RICHMOND, Va. (AP) — There’s no winner yet in Virginia’s hotly contested race for a House seat despite a general election, a recount and a legal battle. Now election officials are turning to a ceramic bowl.
But even that may not be enough. Although a drawing of names is scheduled for Thursday morning to determine who will occupy the seat in the 94th District, the loser could push for a second recount or ask the House to step in and pick a winner.
Republican incumbent David Yancey indicated that he could take such a step if he loses, refusing a proposal from opponent Democrat Shelly Simonds on Wednesday that both sides accept the name drawing as final.
Yancey said he was “not going to deny myself or the people of the 94th district due process.” A delay on settling the winner could allow Republicans to start the 2018 legislative session next week at a 50-49 majority, which would let them pick a speaker and set committee assignments.
At a meeting on Capitol Square, the state elections board will print the name of each candidate on a piece of paper, place each paper into a separate film canister, and place the canisters into a cobalt-blue-and-white ceramic bowl made by a local artist. The winner will be then be picked in a blind draw.
The drawing will be the latest dramatic twist in a November election that saw Democrats wipe out a 66-34 advantage held by Republicans in the House. If Simonds wins, the partisan split will be 50-50. If Yancey wins, Republicans will have a 51-49 majority.
Adding another wrinkle: The Newport News seat is not the only contested House race. Democrats have filed a legal challenge in a close Fredericksburg-area race in which several voters were given the wrong ballots. A hearing in that case is set for Friday.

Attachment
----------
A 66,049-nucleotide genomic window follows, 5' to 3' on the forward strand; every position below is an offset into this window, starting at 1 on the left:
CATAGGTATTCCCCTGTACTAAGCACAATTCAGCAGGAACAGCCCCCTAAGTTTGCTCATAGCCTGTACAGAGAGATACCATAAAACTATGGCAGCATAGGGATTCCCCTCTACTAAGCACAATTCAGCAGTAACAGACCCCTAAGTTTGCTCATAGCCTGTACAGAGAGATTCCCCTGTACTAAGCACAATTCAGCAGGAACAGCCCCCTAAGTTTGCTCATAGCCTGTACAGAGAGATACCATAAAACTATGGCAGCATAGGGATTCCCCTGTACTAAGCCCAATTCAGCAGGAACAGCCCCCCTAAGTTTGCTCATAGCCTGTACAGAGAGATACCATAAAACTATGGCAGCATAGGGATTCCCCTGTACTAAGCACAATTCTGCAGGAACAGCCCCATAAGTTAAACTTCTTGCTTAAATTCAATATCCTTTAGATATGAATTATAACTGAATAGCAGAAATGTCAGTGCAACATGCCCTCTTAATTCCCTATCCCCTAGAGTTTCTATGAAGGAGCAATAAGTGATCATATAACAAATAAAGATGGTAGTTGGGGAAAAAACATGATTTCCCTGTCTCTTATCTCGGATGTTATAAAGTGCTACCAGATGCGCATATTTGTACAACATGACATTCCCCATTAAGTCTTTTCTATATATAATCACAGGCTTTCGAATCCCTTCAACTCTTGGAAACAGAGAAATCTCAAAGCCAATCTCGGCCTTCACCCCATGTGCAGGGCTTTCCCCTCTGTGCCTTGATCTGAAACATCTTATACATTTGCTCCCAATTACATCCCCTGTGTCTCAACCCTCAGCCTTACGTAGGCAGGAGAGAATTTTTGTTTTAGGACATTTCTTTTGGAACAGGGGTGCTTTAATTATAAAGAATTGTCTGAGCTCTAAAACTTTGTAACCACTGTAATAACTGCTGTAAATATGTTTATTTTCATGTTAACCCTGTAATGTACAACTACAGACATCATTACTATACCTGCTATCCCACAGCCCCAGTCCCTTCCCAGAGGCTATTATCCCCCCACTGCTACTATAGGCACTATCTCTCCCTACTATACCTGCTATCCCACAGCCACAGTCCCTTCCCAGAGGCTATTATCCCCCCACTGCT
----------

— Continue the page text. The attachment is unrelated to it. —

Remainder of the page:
Partisans on both sides have different opinions of what state law allows in terms of another recount. After Yancey rejected her proposal to accept the drawing results as final, Simonds said she wouldn’t rule out asking for one herself.
“I’m not prepared to give up,” she said. “All options are on the table as far as I’m concerned.”
Simonds appeared to have lost on Election Day by 10 votes, but on Dec. 19, she won a recount by a single vote. The next day, a three-judge panel in Newport News declared a tie based on a previously uncounted vote for Yancey. Simonds asked the judges to reconsider, but on Wednesday the panel denied her request in strident terms, saying “the right of a citizen to cast a free vote has been secured to us by the blood of patriots.”
“The manifest injustice against which we must always guard is the chance that a single vote may not be counted,” the judges wrote.
At the heart of the dispute in the race for a seat in the oldest legislative body in the country is a single ballot on which the voter filled in the bubble for both Simonds and Yancey. The voter also drew a single slash through the bubble for Simonds and picked Republican candidates in statewide races.
The ballot wasn’t counted during the recount and was identified after a Republican election official raised concerns the following day.